Luxembourg received 560 applications for international protection from January-April 2018
Photo: Reuters/Yves Herman
Researchers at the University of Luxembourg have developed a platform to help refugees and asylum seekers start their new lives in Luxembourg.
While there are already a number of welcome guides for expats moving to Luxembourg, few cater to the specific needs of people displaced by conflict.
Youarewelcome.lu, made by the Mobile Interaction for Refugee Integration (Miri) team at the Interdisciplinary Centre for Security, Reliability and Trust (SnT), is the first which proposes to do just that.
“We’re using technology to improve the social status of refugees,” associate in mobile learning Gilberto Fernandes told Delano on the sidelines of the SnT partnership day on 5 June.
He explained that the project was devised around the same time that the number of people applying for international protection in Luxembourg was steadily rising.
“What we saw is the people who come through the Balkan route either had a tablet or a mobile,” he said, adding: “They needed to stay in contact with what was happening in their country or to navigate through a safe spot. We were astonished, the information was present but scattered.”
Working with other organisations supporting the integration of displaced people like Asti and also with two refugees working as interns, the Miri team launched the site in 2016, in English, Farsi and Arabic. They created a space containing all the kinds of information a displaced person might need before coming to Luxembourg. In a second stage, the team analysed the needs of displaced people in Luxembourg in order to better integrate in Luxembourg society.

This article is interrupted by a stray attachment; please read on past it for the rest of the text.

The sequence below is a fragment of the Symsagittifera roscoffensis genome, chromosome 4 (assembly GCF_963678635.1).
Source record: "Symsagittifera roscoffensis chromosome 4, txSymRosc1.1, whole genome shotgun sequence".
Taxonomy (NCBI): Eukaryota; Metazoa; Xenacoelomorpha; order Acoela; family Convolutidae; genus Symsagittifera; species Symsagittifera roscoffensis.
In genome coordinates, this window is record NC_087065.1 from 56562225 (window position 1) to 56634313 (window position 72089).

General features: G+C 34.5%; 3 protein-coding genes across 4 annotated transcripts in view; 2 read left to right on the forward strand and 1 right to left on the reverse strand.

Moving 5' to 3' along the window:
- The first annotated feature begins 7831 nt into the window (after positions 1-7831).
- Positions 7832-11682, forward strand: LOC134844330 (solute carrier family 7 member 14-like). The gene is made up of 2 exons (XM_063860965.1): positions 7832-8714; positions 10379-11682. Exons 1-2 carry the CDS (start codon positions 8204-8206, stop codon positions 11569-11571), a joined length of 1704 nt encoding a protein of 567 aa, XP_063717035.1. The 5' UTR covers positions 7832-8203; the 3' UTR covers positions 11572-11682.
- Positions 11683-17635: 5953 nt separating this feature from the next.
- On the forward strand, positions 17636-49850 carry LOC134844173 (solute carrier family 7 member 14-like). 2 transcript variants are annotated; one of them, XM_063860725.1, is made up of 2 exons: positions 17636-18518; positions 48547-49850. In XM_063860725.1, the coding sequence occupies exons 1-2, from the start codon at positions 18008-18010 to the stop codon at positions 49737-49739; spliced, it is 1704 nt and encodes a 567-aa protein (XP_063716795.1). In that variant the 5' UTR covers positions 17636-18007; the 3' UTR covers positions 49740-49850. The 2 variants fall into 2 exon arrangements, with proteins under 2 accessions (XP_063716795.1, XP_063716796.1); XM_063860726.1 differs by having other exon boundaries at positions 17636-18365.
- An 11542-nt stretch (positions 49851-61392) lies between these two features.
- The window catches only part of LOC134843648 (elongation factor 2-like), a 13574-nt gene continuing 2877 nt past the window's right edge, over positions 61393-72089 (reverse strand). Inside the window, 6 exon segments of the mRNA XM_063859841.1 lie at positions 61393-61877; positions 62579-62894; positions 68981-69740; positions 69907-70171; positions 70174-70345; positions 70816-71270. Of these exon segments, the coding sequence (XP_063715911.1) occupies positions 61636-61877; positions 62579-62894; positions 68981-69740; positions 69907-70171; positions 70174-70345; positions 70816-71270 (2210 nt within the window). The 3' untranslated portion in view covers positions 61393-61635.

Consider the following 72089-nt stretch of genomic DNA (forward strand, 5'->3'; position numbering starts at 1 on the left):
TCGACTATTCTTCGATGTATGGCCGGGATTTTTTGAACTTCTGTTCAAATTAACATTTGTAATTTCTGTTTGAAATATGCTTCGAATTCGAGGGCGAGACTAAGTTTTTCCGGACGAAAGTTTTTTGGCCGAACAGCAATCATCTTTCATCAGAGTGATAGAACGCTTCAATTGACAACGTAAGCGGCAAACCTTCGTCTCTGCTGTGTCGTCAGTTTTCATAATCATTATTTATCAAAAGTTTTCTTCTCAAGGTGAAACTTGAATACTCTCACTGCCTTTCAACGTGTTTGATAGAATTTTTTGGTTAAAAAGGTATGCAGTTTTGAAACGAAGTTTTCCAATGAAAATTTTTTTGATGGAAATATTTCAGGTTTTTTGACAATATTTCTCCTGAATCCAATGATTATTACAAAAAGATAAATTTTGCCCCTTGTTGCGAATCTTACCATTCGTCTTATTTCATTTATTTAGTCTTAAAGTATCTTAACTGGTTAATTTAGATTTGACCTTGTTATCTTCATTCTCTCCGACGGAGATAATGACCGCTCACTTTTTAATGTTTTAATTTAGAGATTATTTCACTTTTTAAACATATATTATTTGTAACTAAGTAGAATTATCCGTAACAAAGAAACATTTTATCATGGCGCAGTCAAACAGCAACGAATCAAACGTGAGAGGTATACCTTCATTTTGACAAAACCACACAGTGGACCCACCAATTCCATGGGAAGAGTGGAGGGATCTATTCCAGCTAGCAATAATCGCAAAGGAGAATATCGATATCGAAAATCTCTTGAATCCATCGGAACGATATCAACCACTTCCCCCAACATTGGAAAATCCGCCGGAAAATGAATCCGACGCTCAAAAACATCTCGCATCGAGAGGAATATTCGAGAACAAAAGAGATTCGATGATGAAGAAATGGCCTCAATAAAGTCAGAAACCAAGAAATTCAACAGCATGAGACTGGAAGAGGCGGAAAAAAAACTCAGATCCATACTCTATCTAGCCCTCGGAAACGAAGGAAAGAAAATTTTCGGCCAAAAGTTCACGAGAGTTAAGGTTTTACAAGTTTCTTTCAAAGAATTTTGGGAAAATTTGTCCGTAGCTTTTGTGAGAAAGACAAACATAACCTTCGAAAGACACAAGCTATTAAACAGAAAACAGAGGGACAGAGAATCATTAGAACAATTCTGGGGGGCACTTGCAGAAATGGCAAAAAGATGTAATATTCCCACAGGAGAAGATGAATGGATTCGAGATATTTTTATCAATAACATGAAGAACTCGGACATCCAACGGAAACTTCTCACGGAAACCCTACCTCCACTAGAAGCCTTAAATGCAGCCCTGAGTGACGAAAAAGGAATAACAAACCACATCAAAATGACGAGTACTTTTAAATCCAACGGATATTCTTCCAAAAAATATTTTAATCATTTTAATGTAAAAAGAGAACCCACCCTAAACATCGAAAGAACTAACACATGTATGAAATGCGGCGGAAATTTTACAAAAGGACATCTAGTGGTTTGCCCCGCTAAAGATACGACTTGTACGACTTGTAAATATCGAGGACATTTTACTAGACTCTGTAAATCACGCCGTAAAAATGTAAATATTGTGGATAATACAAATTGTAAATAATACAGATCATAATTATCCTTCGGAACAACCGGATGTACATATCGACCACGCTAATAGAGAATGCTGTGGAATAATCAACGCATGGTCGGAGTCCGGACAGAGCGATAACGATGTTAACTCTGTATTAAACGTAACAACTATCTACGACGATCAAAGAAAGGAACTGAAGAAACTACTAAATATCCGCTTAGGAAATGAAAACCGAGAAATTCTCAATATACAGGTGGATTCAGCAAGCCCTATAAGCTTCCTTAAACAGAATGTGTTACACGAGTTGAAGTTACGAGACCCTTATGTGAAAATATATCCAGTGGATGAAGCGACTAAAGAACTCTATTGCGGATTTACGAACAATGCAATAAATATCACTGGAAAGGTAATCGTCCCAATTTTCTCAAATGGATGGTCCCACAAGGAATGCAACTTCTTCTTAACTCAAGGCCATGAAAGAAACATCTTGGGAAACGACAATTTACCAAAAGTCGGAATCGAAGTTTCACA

Among the key findings were that asylum seekers needed information about housing, where to get financial support and how to apply for international protection. For those who had refugee status, the main questions were related to language learning, how to learn languages quickly to integrate the job market.
In the next stage, the researchers are creating an interactive mapping tool by which users can contribute to other people’s integration by sharing their own tips. “For example, a refugee knows a shop where the shopkeeper speaks Arabic. He can put it as a point of interest,” Fernandes said.
A growing community
The number of people applying for international protection in Luxembourg has remained above 2,000 per year since 2015 while a further 560 applications were submitted from January to April 2018. A number of support organisations have sprung up to help integrate these new arrivals. However, as the Council of Europe’s commissioner for human rights Nils Muižnieks said during a visit to Luxembourg in December 2017: “Solutions must be found to enable asylum seekers and beneficiaries of international protection to integrate Luxembourg’s labour force as early as possible”.
The project, which has been shared with stakeholders in refugee foyers around the country and used by over 3,800 people, is expected to run until 2019.